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probably not allowed, but on either side of the entrance door of a mansion, porticoes set back behind the line of frontage were provided, according to F. Mazois, as shelters from sun and rain for those who paid early visits before the doors were opened. In front of the early Christian basilicas was a long arcaded porch called "narthex" (q.v.) In later times porches assume two forms - one the projecting erection covering the entrance at the west front of cathedrals, and divided into three or more doorways, &c., and the other a kind of covered chamber open at the ends, and having small windows at the sides as a protection from rain. These generally stand on the north or south sides of churches, though in Kent there are a few instances (as Snodland and Boxley) where they are at the west ends. Those of the Norman period generally have little projection, and are sometimes so flat as to be little more than outer dressings and hoodmoulds to the inner door. They are often richly ornamented, and, as at Southwell in England and Kelso in Scotland, have rooms over, which have been erroneously called parvises. Early English porches are much longer, and in larger buildings frequently have rooms above; the gables are generally bold and high pitched. In larger buildings also, as at Wells, St Albans, &c., the interiors are as rich in design as the exteriors. Decorated and Perpendicular porches partake of much the same characteristics, the pitch of roof, mouldings, copings, battlements, &c., being, of course, influenced by the taste of the, time. The later porches have rooms over them more frequently than in earlier times; these are often approached from the lower storey by small winding stairs, and sometimes have fire-places, and are supposed to have served as vestries; and sometimes there are the remains of a piscina, and relics of altars, as if they had been used as chantry chapels. It is probable there were wooden porches at all periods, particularly in those places where stone was scarce; but, as may be expected from their exposed position, the earliest have decayed. At Cobham, Surrey, there was one that had ranges of semicircular arches in oak at the sides, of strong Norman character. It is said there are several in which portions of Early English work are traceable, as at Chevington in Suffolk. In the Decorated and later periods, however, wooden porches are common, some plain, others with rich tracery and large boards; these frequently stand on a sort of half storey of stone work or bahut. The entrance porches at the west end of cathedrals are generally called portals, and where they assume the character of separate buildings, are designated galilees; e.g. the porticoes on the west side of the south transept of Lincoln Cathedral, and at the west end of the nave of Ely Cathedral, and the chapel at the west end of Durham Cathedral. The finest example in England of an open projected porch is that of Peterborough Cathedral, attached to the Early Norman nave.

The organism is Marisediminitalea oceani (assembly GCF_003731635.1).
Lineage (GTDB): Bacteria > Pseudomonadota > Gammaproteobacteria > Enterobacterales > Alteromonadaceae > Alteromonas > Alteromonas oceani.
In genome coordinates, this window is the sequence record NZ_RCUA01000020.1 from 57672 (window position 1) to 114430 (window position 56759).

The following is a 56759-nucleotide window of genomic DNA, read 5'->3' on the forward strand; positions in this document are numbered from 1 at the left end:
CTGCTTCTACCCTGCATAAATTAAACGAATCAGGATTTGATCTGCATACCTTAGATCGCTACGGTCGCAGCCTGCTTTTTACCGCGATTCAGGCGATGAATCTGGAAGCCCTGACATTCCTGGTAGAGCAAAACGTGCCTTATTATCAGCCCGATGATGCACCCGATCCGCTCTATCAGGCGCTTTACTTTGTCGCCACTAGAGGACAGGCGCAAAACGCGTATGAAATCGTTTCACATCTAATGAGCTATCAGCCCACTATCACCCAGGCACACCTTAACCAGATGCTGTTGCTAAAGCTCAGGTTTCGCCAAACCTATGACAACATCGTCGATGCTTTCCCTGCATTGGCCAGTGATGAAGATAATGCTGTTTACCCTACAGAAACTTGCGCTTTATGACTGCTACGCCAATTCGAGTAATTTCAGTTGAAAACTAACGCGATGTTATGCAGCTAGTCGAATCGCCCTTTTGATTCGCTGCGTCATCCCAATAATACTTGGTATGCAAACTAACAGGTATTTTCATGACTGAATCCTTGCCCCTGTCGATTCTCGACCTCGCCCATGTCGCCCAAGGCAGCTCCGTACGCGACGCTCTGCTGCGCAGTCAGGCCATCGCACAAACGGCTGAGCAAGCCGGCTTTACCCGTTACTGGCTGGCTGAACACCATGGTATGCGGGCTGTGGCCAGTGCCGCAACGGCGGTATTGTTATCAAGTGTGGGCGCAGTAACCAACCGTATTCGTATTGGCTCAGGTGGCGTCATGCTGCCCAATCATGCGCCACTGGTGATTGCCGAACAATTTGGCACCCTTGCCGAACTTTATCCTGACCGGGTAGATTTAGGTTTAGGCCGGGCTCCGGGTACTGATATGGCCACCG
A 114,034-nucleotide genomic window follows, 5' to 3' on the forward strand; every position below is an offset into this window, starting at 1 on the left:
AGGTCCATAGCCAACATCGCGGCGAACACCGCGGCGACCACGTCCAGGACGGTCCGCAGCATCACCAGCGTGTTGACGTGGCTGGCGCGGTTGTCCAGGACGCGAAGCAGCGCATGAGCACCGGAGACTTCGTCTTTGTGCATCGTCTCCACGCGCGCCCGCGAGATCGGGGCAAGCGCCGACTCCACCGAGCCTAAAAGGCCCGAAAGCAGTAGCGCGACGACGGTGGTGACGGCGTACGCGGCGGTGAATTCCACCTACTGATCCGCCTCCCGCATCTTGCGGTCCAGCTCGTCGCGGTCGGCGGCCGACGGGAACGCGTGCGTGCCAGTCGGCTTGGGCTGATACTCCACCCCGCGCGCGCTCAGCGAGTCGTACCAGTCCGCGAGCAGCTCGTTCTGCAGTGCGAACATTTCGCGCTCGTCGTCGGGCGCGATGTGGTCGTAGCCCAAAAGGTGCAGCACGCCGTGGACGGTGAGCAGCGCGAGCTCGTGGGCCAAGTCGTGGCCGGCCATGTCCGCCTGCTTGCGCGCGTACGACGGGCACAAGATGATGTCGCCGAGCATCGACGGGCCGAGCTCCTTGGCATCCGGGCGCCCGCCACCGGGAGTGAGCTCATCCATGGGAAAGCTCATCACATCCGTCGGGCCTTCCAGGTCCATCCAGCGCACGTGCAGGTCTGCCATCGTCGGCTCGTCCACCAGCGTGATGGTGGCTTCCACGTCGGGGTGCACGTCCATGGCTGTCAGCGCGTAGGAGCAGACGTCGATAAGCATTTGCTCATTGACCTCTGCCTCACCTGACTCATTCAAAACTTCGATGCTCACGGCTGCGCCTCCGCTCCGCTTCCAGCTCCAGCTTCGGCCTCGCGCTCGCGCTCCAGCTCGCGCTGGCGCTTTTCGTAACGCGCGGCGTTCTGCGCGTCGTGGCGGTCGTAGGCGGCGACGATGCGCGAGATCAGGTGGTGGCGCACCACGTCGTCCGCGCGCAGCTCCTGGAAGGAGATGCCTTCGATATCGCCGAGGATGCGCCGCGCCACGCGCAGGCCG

The term "porch" is also given to the magnificent portals of the French cathedrals, where the doors are so deeply recessed as to become porches, such as those of Reims, Amiens, Chartres, Troyes, Rouen, Bourges, Paris, and Beauvais cathedrals, St Ouen, Rouen, and earlier Romanesque churches, as in St Trophime, Arles and St Gilles. Many, however, have detached porches in front of the portals, as in Notre Dame at Avigon, Chartres (north and south), Noyon, Bourges (north and south), St Vincent at Rouen, Notre Dame de Louviers, the cathedrals of Albi and Le Puy, and in Germany those of Spires and Regensburg, and the churches of St Laurence and St Sebald at Nuremberg. (R. P. S.)

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Bible wiki

Up to date as of January 23, 2010

From BibleWiki

The word "porch" is in the New Testament the rendering of three different Greek words:

(1.) Stoa, meaning a portico or veranda (Jn 5:2; Jn 10:23; Acts 3:11; Acts 5:12).

(2.) Pulon, a gateway (Mt 26:71).

(3.) Proaulion, the entrance to the inner court (Mk 14:68).

See also: Solomon's Porch

This entry includes text from Easton's Bible Dictionary, 1897.